Re-using return inks by the ‘cluster’ method

Collecting leftover inks of similar colours in one dispensing barrel offers maximum recycling efficiency for wide-web converters

The standard way to reuse press-returns is to store the leftover ink from each printing station in a dedicated container – normally a bucket – until it is recalled for the next suitable job.

However, converters consuming large ink volumes can save space, handling and administration by ‘clustering’ their returns. ‘Clustering’ is when leftover inks with a similar colour are collected together in one large barrel. The barrel is then connected to the ink dispenser and treated as a base ingredient in new ink recipes.

This method can be used in addition to, or instead of, the individual container method. It is suited for wide-web converters serving markets such as paperboard products, flexible packaging and wallcovering – and situations where large amounts of a special brand colour are consumed.

Setting up and maintaining a cluster return system:

Here is a guide to help you decide if the cluster method is suitable for your business – and essential steps for adopting it smoothly in your schedules:

Step 1: preparation: checklist of essential equipment and software
First, check that your organization possesses the following essential equipment and software:

  • Ink dispensing system with available connection for extra base component
  • Collection barrels (e.g. 200L drums or 1,000L containers) that are capable of being connected to the ink dispenser.
  • A filter, fitted in the supply line to the dispense head, to remove impurities in the returned ink
  • A spectrophotometer with colour formulation software
  • Ink management software with a module for managing the reuse of clustered inks

Step 2: determine the colours for clustering
Determine which ink colours can be clustered. These should be different shades of the same colour or similar colours. Focus on your long-term output needs: what spot colours do you print frequently? The clustered inks must be a useful ingredient for making colours that will be printed in large quantities. Remember: this cluster will form just one base colour for dispensing along with others – it is not a target colour!


  • If you supply a major cola drinks brand, then limit the collection to red shades – from light to dark.
  • If you’re doing regular runs of cardboard fruit boxes for oranges and clementines, collecting reds and yellows together is acceptable.
Step 3: select return ink containers and create the cluster
Using your ink management software package, select the containers in your return ink storage that match your criteria in step two. For example, the software can help you to collect all the containers with the same base ingredient – or the same combination of ingredients. Retrieve the return ink containers from your storage, and pour them into the designated barrel. Be sure to cluster all the inks you’ve identified for this process before proceeding to the sampling stage.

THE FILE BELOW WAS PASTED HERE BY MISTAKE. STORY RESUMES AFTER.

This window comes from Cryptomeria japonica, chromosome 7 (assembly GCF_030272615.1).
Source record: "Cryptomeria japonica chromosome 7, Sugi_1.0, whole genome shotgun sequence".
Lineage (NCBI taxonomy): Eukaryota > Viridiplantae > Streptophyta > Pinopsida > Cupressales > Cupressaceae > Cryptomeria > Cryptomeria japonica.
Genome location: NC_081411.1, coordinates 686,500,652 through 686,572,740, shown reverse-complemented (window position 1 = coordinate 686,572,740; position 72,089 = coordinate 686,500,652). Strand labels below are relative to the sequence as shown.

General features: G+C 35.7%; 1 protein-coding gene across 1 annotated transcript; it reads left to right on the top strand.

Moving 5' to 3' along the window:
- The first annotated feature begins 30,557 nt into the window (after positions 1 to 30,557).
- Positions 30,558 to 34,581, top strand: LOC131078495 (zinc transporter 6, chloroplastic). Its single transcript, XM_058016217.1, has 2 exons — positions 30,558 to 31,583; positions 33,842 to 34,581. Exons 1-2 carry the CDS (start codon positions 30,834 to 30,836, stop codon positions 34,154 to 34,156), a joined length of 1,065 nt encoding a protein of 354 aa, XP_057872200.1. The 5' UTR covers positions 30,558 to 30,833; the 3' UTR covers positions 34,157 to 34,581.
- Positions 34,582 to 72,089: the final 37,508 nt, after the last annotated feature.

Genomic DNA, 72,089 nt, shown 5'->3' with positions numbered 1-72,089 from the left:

Some printers create clusters by throwing returns with a certain colour shade into a collection barrel, as soon as they come back from the printing press when the job is finished. Using this alternative method, it is no longer necessary to book in the individual containers into the return ink storage before collecting them. This saves time and storage space.

Step 4: sampling – to get the colour and formulation references
Take a sample of the cluster and measure its colour using a benchtop spectrophotometer. As well as providing digital colour references, the colour formulation software (CFS) that comes with this device will provide the formulas for making the cluster’s colour. There can be even more than one formula!

Having multiple ink formulas will help you use the cluster for more new colour formulas and enable faster processing.

Each formula for the cluster is called a ‘cluster index.’ With GSE Return ink management software, you can allocate the different formulas to each cluster.

Suppose we have created a barrel containing a special red colour. The CFS provides two formulas: a combination of red, yellow and varnish (‘index 1’) and a combination of a special ‘Christmas red,’ white and varnish (‘index 2’).

With multiple formulas, there are more opportunities for reusing the clustered ink to achieve maximum recycling efficiency. In the above case, five base ingredients in formulas can be used to form the cluster colour.

Step 5: connect to the dispenser
Now the colour and formulas of the cluster are identified, the barrel can be connected to the ink dispenser.

Step 6: using the cluster in new jobs
The operator has control over whether to use clustered inks in new jobs – or not.

By default, the software is set to automatically use clustered inks for making new spot colours. However, on request, the software can be configured so that clusters are only used with the operator’s consent.

When it is used, the cluster is treated just like any other base ingredient. The software calculates the quantity of each ink ingredient needed for the new formula, using the mathematical method discussed previously. And then, the new job is dispensed.

Note that some brands do not accept the use of return inks in their jobs. To ensure compliance in these situations, GSE’s software lets you program selected spot colour formulas to contain only fresh inks.

The cluster method can be used as well as the container method. Overall, this method enables converters handling large ink volumes to reuse press return inks faster and more efficiently, than by using the container method alone.